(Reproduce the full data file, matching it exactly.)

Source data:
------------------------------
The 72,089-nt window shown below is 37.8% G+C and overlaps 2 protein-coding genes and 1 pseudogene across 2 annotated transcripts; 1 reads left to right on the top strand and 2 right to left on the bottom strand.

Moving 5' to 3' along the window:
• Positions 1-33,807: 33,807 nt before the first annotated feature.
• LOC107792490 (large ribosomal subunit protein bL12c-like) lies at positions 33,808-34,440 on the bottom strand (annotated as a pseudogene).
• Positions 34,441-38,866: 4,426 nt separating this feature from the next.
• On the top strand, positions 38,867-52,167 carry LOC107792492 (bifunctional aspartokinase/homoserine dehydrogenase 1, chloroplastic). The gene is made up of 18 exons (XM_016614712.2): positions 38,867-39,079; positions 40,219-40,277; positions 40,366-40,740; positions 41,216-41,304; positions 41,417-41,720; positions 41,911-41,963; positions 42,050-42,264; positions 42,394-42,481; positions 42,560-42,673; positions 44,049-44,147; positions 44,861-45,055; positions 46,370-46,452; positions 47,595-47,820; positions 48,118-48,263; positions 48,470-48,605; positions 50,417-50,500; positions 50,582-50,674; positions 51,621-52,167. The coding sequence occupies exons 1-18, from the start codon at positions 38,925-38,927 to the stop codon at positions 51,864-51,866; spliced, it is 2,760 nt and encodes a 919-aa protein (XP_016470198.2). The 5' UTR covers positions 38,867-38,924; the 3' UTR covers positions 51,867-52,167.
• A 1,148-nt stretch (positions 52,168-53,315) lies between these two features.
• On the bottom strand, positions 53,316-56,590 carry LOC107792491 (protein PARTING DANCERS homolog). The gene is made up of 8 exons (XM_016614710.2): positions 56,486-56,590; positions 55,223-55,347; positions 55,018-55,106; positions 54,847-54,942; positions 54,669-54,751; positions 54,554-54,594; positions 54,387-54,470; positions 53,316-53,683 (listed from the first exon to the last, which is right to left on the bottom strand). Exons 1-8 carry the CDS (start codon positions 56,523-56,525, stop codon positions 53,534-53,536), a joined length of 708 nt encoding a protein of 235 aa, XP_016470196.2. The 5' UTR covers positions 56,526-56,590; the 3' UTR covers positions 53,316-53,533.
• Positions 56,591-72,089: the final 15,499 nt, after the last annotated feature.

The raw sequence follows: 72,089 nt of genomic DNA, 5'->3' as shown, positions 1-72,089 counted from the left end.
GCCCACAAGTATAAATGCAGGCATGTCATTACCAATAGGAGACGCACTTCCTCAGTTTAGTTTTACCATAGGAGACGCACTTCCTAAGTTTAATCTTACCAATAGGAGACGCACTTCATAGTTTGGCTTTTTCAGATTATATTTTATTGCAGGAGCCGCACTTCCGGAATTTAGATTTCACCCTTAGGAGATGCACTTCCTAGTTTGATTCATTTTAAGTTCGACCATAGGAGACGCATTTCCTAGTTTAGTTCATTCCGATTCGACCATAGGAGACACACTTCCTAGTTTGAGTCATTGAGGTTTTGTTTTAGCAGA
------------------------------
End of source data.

The 72,089-nt window shown below is 37.8% G+C and overlaps 2 protein-coding genes and 1 pseudogene across 2 annotated transcripts; 1 reads left to right on the top strand and 2 right to left on the bottom strand.

Moving 5' to 3' along the window:
• Positions 1-33,807: 33,807 nt before the first annotated feature.
• LOC107792490 (large ribosomal subunit protein bL12c-like) lies at positions 33,808-34,440 on the bottom strand (annotated as a pseudogene).
• Positions 34,441-38,866: 4,426 nt separating this feature from the next.
• On the top strand, positions 38,867-52,167 carry LOC107792492 (bifunctional aspartokinase/homoserine dehydrogenase 1, chloroplastic). The gene is made up of 18 exons (XM_016614712.2): positions 38,867-39,079; positions 40,219-40,277; positions 40,366-40,740; positions 41,216-41,304; positions 41,417-41,720; positions 41,911-41,963; positions 42,050-42,264; positions 42,394-42,481; positions 42,560-42,673; positions 44,049-44,147; positions 44,861-45,055; positions 46,370-46,452; positions 47,595-47,820; positions 48,118-48,263; positions 48,470-48,605; positions 50,417-50,500; positions 50,582-50,674; positions 51,621-52,167. The coding sequence occupies exons 1-18, from the start codon at positions 38,925-38,927 to the stop codon at positions 51,864-51,866; spliced, it is 2,760 nt and encodes a 919-aa protein (XP_016470198.2). The 5' UTR covers positions 38,867-38,924; the 3' UTR covers positions 51,867-52,167.
• A 1,148-nt stretch (positions 52,168-53,315) lies between these two features.
• On the bottom strand, positions 53,316-56,590 carry LOC107792491 (protein PARTING DANCERS homolog). The gene is made up of 8 exons (XM_016614710.2): positions 56,486-56,590; positions 55,223-55,347; positions 55,018-55,106; positions 54,847-54,942; positions 54,669-54,751; positions 54,554-54,594; positions 54,387-54,470; positions 53,316-53,683 (listed from the first exon to the last, which is right to left on the bottom strand). Exons 1-8 carry the CDS (start codon positions 56,523-56,525, stop codon positions 53,534-53,536), a joined length of 708 nt encoding a protein of 235 aa, XP_016470196.2. The 5' UTR covers positions 56,526-56,590; the 3' UTR covers positions 53,316-53,533.
• Positions 56,591-72,089: the final 15,499 nt, after the last annotated feature.

The raw sequence follows: 72,089 nt of genomic DNA, 5'->3' as shown, positions 1-72,089 counted from the left end.
GCCCACAAGTATAAATGCAGGCATGTCATTACCAATAGGAGACGCACTTCCTCAGTTTAGTTTTACCATAGGAGACGCACTTCCTAAGTTTAATCTTACCAATAGGAGACGCACTTCATAGTTTGGCTTTTTCAGATTATATTTTATTGCAGGAGCCGCACTTCCGGAATTTAGATTTCACCCTTAGGAGATGCACTTCCTAGTTTGATTCATTTTAAGTTCGACCATAGGAGACGCATTTCCTAGTTTAGTTCATTCCGATTCGACCATAGGAGACACACTTCCTAGTTTGAGTCATTGAGGTTTTGTTTTAGCAGA